In recent years Rule B relief in New York has gained the reputation for being an effective and low cost means by which to obtain security for a maritime claim through the attachment of US Dollar electronic funds transfers ("EFTs") transiting the New York banking system.
The utility of the Rule B on EFTs has been on the wane but for a claimant who needed security with no obvious target, it has provided a lifeline.
However, on 16 October this year, the United States Court of Appeals for the Second Circuit issued its judgment in The Shipping Corporation of India Limited v. Jaldhi Overseas Pte Limited which has the effect of bringing to an end the Rule B attachment in its most common form.
The Court held that its earlier 2002 decision in Winter Storm Shipping v. TPL, which formed the legal basis for the attachment of EFTs, permissible under Rule B of the US Admiralty Code, was to be overruled. Indeed, because it concluded that it was going to have to overrule an earlier case which in legal terms had only recently been decided, the Court thought it wise to canvas the views of all the judges of the Court "in active service". In short, the Court concluded that Winter Storm was "erroneously decided and therefore should no longer be binding precedent in our Circuit".
The court gave two reasons why Winter Storm was wrongly decided:
Firstly, its reliance on Daccarett1, a case involving the attachment of proceeds of crime, to conclude that EFTs were attachable property, was wrong.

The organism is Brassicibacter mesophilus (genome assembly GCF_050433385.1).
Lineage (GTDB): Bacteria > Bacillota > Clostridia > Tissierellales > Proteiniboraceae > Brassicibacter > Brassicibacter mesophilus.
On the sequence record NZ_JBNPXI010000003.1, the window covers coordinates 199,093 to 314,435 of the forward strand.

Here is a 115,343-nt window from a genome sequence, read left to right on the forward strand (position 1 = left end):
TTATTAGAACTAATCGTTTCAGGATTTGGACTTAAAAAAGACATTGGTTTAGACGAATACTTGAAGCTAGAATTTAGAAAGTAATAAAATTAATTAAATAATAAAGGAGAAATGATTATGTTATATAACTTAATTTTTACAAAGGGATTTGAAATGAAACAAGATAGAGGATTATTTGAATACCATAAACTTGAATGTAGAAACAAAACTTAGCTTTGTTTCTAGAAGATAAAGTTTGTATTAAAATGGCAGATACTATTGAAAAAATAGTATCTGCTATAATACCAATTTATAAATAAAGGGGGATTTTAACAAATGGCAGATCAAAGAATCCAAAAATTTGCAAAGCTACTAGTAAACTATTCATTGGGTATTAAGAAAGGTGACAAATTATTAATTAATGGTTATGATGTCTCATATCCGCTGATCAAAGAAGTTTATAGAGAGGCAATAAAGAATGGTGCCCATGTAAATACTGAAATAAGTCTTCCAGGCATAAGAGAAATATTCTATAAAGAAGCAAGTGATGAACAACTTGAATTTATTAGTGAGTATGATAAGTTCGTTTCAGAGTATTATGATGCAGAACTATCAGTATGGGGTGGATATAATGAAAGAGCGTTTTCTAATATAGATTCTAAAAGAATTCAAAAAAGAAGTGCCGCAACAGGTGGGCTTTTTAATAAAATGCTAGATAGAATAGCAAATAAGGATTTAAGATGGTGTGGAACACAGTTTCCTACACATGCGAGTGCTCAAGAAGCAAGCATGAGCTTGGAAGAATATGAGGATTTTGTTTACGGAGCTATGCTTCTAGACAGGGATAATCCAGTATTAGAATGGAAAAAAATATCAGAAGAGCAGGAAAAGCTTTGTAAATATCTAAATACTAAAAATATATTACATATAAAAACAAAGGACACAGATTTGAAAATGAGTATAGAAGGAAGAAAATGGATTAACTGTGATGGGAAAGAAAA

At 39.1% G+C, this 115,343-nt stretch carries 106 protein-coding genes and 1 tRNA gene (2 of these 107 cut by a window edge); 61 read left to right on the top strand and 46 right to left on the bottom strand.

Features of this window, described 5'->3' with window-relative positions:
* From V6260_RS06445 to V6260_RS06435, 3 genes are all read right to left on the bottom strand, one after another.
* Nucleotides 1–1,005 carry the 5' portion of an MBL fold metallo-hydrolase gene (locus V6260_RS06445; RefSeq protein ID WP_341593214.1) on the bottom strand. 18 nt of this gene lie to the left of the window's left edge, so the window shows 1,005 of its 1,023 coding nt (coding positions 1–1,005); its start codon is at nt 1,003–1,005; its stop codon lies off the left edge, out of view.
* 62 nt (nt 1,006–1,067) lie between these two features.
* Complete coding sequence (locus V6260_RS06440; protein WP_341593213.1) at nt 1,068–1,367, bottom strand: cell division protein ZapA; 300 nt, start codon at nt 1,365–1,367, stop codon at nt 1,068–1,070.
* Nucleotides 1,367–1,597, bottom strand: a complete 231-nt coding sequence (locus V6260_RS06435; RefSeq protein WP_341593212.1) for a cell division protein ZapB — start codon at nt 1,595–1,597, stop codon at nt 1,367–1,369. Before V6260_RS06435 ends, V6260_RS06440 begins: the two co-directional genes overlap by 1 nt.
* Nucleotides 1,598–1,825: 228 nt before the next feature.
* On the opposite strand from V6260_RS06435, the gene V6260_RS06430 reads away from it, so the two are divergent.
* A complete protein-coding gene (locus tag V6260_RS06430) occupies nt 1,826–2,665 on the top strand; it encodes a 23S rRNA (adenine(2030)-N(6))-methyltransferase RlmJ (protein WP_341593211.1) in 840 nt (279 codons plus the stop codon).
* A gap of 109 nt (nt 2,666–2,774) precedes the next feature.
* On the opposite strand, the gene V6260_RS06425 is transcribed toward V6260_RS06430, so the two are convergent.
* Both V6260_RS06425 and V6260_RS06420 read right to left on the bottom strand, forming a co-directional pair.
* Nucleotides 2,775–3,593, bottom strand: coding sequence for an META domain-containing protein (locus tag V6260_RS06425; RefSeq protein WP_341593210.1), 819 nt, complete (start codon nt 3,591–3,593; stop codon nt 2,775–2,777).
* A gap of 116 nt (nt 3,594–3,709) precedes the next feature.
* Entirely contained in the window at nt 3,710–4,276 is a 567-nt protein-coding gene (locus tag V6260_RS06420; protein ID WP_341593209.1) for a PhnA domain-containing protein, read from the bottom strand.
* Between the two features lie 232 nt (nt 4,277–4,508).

Secondly, public policy reasons. The "effects of Winter Storm on the federal courts and international banks in New York are too significant to let this error go uncorrected", simply to avoid overturning a recent precedent. Indeed, it is clear from the Court's judgment that it was heavily influenced by submissions that the volume of Rule B applications had reached such a level that, it concluded, New York's preeminence as a world financial centre and the role of the US Dollar as a reserve currency were both in jeopardy as a consequence.
For now (subject to appeal), the position appears to be as follows:
EFTs which are being remitted to the defendant/target of the Rule B are definitely off-limits. The Court concluded that these cannot be considered to be intangible property of the defendant. With regard to EFTs remitted by the defendant, so-called "orginator EFTs", this remains an open issue, at least until someone challenges the attachment of such EFTs. The case has actually...